Mental disorders among persons with heart disease - results from World Mental Health surveys

Johan Ormel, Michael Von Korff, Huibert Burger, Kate Scott, Koen Demyttenaere, Yue qin Huang, José Posada-Villa, Jean Pierre Lepine, Matthias C. Angermeyer, Daphna Levinson, Giovanni de Girolamo, Norito Kawakami, Elie Karam, María Elena Medina-Mora, Oye Gureje, David Williams, Josep Maria Haro, Evelyn J. Bromet, Jordi Alonso, Ron Kessler

Research output: Contribution to journalArticlepeer-review


Objectives: While depression and heart disease often co-occur in Western countries, less is known about the association of anxiety and alcohol use disorders with heart disease and about the cross-cultural consistency of this association. Consistency across emotional disorders and cultures would suggest that relatively universal mechanisms underlie the association. Methods: Surveys with 18 random population samples of household-residing adults in 17 countries in Europe, the Americas, the Middle East, Africa, Asia and the South Pacific were carried out. Medically recognized heart disease was ascertained by self-report. Mental disorders were assessed with the World Mental Health Composite International Diagnostic Interview, a fully structured diagnostic interview. Results: Specific mood and anxiety disorders occurred among persons with heart disease at rates higher than those among persons without heart disease. Adjusted for sex and age, the pooled odds ratios (95% confidence interval) were 2.1 (1.9-2.5) for mood disorders, 2.2 (1.9-2.5) for anxiety disorders and 1.4 (1.0-1.9) for alcohol abuse/dependence among persons with versus those without heart disease. These patterns were similar across countries. Conclusions: An excess of anxiety disorders and that of mood disorders are found among persons with heart disease. These associations hold true across countries despite substantial between-country differences in culture and mental disorder prevalence rates. These results suggest that similar mechanisms underlie the association and that a broad spectrum of mood-anxiety disorders should be considered in research on the comorbidity of mental disorders and heart disease.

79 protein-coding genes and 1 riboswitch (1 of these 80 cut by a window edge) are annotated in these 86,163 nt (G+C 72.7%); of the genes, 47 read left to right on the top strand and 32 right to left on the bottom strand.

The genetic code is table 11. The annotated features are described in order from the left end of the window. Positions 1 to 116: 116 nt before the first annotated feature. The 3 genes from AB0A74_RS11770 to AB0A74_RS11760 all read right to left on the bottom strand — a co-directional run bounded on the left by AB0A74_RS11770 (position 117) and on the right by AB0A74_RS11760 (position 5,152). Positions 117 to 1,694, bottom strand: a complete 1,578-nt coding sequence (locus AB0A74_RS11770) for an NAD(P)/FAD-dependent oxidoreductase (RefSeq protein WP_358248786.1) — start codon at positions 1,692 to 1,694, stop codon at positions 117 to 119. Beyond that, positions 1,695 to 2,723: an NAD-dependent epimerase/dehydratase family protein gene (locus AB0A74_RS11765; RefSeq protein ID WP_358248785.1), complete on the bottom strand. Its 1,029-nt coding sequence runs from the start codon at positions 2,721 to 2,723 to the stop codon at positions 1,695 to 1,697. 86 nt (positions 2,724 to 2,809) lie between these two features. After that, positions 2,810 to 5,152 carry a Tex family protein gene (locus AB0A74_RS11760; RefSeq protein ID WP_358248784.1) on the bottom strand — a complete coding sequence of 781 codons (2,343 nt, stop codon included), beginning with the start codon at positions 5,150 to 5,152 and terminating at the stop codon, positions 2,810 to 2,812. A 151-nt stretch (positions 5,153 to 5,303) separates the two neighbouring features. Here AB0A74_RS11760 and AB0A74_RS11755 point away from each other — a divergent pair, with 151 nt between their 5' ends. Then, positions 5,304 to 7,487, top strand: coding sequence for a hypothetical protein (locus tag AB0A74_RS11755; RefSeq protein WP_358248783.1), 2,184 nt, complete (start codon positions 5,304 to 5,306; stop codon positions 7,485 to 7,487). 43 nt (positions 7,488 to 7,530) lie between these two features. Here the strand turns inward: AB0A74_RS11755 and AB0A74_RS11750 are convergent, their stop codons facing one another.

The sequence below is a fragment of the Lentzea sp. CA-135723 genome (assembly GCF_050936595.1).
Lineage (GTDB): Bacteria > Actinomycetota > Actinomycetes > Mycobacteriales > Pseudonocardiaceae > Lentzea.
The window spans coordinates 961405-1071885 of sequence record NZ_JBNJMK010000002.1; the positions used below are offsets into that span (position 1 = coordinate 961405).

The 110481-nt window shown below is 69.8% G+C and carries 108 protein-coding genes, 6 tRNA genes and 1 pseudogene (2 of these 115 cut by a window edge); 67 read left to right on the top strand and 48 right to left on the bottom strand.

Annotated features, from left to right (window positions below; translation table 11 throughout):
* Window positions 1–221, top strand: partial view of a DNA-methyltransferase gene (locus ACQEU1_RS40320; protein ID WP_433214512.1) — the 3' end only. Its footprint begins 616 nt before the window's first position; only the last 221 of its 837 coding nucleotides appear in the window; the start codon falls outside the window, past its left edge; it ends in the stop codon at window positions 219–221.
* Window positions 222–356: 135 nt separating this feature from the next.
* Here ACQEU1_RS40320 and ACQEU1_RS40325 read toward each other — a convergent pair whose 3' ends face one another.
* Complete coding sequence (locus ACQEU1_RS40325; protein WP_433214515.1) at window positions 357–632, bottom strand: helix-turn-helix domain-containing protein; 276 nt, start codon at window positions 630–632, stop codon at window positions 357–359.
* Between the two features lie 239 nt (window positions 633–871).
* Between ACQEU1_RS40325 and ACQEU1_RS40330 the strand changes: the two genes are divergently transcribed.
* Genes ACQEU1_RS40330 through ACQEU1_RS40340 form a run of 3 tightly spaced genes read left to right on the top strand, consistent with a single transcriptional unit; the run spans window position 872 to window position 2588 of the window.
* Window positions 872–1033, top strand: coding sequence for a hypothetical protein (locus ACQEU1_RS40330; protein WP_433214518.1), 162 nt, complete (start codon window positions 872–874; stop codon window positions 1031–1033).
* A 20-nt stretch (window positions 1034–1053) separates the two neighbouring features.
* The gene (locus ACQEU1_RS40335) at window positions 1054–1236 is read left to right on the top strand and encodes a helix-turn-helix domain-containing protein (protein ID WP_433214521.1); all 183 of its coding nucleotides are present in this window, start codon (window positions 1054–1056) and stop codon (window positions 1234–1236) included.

Original languageEnglish
Pages (from-to)325-334
Number of pages10
JournalGeneral Hospital Psychiatry
Issue number4
Publication statusPublished - Jul 2007


  • Anxiety
  • Cross-national
  • Depression
  • Heart disease
  • Substance abuse

ASJC Scopus subject areas

  • Emergency Medicine
  • Medicine(all)
  • Psychiatry and Mental health


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